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    • Simon Cohen

      Thanks Stephen, I really appreciate the feedback.
      This was a particularly hard review to write. There are so many aspects to these devices and so many uses to which they can be put that I doubt if any review can adequately capture all of the pros and cons. I confess that as an iPad owner and someone who tends to put a lot of weight on things that Steve Jobs says, I was dubious about the Tab’s chances. But 9 days with it – an obsessive 9 days if you ask my wife – and I came away really impressed. It’s a good device. It just suffers from the flaws I mention in the review. But considering this is Samsung’s first kick at the can, I’m optimistic future Tabs will be more than a match for the iPad.

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  3. Downhill Dude

    Well, this is by far the most balanced review between the two device that I’ve read, and I’ve read an awful lot.

    Having said that, I think that there are still a few points missed.

    Forget about using the camera as a camera, where the camera really comes in handy is with app.s like Goggles, Layar, etc. No camera is a disadvantage, even if you never take a single photo with the device.

    DLNA support: Tab can stream an HD movie, with 5.1 surround sound, wirelessly into a home theatre system through devices like the properly equipped TV, Blu-Ray, PS3, XBox, etc. (Regarding the comment about the movie playback being a bit jittery, ensure that you use Task Manager to shut everything else down, before playing back a movie, particularly 720p/1080p video.)

    Mobile Access Point: I frequently use this feature when travelling, especially with my family. I can make a Wi-Fi hotspot for all our devices, wherever I’ve got 3G coverage. You connect at 802.11n, as well.

    The portability aspect can’t be over-stressed. I’ve put it in my suit jacket inside pocket, and the back pocket of my jeans. You just can’t do that with the iPad. Some people think that bigger-is-better, and that’s fine, but I want to take mine with me, and the iPad is just too big. The fact that you can hold a coffee (or bus/subway pole) in one hand and still type on your tablet with the other is huge.

    Agree with you that the Tab is an amazing eBook reader, and Swype is a requirement on anything with a touchscreen. I just recently went to a WP7 handset for awhile, and I missed Swype like crazy. I actually went back to my Galaxy S, as I couldn’t stand typing on the WP7. If I’d never used Swype, I’d say that typing on it was as good as anything I’d tried before that, but since I’ve used Swype, forget about it!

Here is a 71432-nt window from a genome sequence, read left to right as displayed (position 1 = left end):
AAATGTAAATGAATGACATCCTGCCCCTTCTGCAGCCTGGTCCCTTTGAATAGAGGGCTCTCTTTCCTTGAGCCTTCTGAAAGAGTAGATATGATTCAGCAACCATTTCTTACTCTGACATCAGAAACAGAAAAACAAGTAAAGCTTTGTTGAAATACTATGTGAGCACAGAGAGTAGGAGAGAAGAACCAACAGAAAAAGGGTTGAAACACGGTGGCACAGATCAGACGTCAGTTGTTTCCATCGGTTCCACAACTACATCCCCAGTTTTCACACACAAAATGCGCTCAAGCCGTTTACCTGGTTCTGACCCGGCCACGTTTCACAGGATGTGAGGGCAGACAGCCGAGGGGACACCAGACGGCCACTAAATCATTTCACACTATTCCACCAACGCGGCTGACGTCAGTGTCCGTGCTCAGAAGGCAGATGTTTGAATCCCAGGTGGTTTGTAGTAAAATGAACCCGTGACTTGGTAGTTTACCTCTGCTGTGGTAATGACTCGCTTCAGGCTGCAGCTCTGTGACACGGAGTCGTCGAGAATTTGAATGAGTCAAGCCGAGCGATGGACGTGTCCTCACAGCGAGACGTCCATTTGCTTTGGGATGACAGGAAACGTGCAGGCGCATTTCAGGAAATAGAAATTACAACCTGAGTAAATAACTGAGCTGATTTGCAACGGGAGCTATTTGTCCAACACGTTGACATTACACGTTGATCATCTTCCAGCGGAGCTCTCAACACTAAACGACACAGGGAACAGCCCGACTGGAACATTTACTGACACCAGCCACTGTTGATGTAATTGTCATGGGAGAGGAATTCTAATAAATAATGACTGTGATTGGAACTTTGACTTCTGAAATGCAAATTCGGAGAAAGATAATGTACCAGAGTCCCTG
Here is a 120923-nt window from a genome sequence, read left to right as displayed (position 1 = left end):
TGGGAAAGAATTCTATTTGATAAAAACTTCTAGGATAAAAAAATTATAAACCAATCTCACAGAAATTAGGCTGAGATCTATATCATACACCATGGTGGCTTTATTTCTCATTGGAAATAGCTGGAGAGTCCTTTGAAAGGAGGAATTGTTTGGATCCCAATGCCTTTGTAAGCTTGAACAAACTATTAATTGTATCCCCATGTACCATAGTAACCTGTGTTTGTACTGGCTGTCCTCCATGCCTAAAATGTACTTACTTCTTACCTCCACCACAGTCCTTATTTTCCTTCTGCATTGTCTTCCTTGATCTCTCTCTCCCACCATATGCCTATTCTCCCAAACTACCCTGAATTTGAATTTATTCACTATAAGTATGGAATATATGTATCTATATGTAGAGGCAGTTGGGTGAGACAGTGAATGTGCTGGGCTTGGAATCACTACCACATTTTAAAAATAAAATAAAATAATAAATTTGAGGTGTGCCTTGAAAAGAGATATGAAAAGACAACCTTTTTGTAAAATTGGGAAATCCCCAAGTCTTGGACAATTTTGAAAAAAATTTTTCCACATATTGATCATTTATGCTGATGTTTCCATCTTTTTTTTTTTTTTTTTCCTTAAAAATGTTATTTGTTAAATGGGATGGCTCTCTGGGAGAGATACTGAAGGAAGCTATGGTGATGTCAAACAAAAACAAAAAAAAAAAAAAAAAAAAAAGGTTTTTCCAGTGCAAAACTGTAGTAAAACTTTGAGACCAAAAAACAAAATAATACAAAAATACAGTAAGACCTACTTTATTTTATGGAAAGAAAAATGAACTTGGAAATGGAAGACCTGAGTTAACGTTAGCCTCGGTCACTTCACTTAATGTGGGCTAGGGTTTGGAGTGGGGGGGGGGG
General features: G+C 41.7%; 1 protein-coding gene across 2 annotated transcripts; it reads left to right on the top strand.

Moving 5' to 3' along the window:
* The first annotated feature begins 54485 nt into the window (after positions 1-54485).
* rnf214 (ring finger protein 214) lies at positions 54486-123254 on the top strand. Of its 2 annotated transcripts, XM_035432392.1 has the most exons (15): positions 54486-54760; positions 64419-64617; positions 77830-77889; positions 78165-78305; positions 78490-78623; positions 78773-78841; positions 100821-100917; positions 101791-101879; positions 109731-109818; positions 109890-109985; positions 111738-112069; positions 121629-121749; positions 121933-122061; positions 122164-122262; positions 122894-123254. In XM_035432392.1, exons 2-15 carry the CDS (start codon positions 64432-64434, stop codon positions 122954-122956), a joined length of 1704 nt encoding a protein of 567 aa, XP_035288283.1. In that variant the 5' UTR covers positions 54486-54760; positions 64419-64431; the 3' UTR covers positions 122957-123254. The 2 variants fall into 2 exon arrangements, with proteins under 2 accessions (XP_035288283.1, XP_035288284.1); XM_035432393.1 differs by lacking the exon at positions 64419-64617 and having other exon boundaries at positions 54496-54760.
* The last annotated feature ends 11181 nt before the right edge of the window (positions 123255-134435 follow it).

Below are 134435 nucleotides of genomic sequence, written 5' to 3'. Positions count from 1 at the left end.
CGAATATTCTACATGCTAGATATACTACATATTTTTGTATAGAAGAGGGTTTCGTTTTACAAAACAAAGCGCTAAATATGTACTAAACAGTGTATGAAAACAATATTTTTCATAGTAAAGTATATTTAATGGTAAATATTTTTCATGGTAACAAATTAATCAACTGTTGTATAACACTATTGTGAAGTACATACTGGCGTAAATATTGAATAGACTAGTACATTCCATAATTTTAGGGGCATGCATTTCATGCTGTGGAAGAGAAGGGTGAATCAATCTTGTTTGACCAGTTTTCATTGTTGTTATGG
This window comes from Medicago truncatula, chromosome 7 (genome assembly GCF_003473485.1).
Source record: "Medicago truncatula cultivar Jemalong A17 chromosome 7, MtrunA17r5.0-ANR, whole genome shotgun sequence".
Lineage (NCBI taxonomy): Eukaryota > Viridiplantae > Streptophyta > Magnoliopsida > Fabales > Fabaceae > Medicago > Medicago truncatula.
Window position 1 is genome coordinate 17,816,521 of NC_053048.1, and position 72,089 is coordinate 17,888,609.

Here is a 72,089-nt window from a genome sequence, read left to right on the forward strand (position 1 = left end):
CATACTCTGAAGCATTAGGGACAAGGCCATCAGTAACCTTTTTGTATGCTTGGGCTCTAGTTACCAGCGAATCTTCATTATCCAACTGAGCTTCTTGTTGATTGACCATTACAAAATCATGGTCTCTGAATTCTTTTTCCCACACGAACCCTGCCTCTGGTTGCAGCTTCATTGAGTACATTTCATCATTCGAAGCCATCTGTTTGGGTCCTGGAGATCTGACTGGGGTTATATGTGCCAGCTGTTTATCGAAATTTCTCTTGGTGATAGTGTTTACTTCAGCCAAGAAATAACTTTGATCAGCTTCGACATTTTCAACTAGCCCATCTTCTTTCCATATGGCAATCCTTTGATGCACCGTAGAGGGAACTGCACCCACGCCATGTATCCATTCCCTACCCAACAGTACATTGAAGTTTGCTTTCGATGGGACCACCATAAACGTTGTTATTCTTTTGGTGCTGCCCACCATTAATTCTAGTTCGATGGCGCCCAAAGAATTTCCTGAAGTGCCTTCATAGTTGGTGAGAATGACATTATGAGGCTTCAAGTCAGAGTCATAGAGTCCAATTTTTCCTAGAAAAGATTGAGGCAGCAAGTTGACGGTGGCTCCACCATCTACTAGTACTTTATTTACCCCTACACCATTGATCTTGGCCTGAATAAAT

The only place I prefer the iPad, is at home, if watching video (and don’t need Divx or DLNA), and long internet sessions (and I don’t need Adobe Flash). It’s the Tab 75% of the time, at home; 100% of the time, as soon as I leave the home.

    Keep up the good work!

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  4. Vinay

    What an awesome balanced comparison, and a great comment from Downhill Dude. As someone sitting on the fringes, it helped me make my decision. Not that either of these is available in my location, yet.

    I was sure the 7″ would be enough for most tasks, especially since I was considering the Dell Streak simply because it was available where I am, and the screen did not seem too small to trudge through the internet.

    Samsung has learnt fast, like Apple, to Design for the Novice (make it simple to use), but Configure for the Pro (Depth in applications and Build quality).

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  5. Terry

    Great review. It confirmed a lot of my own impressions as I think I am going to get the Tab.

    Wondering if you or anyone else can comment on using Tab with word processing, spreadsheets, etc. Are there applications to use MS applications?

    Also, does it work well in sycing with Outlook and MP3 files on my desktop PC?

    Thanks Again!

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  6. Vivek Dewan

    Awesome job Simon !!! I have been debating whether to get Samsung Tab or not and I can tell you one thing – I am going to get one tomorrow.

    Thanks to this review.

    Cheers

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  7. K Law

    Great comments… Loved Downhill Dudes assessment. Ipad is cool. very cool. But no flash, no swype, and having to deal with IDEVIL.. oops ITUNES made this such and easy decision. Carry around a ipad all day vs the Tab, and you’ll notice.. Truly fits in your pocket and more than sufficient for media viewing. Oh yeah, dragging and dropping your files like a USB drive.. Nice.. Did I Mention IBIGBROTHER.. Oops.. ITUNES.. Drag and drop your files.. A novel concept.. No hogging computer resources, just a simple drag and drop. I like IOS, I have a touch. but ITUNES.. cant stand it and use Touch Copy just so I don’t HAVE to use IBooty. I love the fact that there is a viable competitor to the Ipad.Love it and LOVE MY GALAXY TAB

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  8. RDP

    I’ve owned an iPad. It was nice, but there’s very, very limited capability for customization. The galaxy tab, on the other hand (which I now own and am typing on) is a vast improvement on the ipad in every way. O read your experience concerning video playback, and I have to say that mine is completely different. All of my videos, avi, dvix,xvid,wmv,mp4, etc, play gracefully. Even movies with a resolution of 720×1280 play without lag, skips, or desynchronization of audio/video. The TV Out runs much another and beyer on the tab, and the experience overreaches that of the ipad. Also, with the keyboard dock and a bluetooth mouse I’ve been having a blast with everything Samsung & Android have to offer.
    The galaxy tab also offers 5.1 surround sound and sound incredible. Also, text messing is a blast on this device!
    Those doubt

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  10. goodandroid

    is tab really better than icrap? then i will buy tab, even though it is more expensive. hope i made the right choice. thanks and enjoy your tab…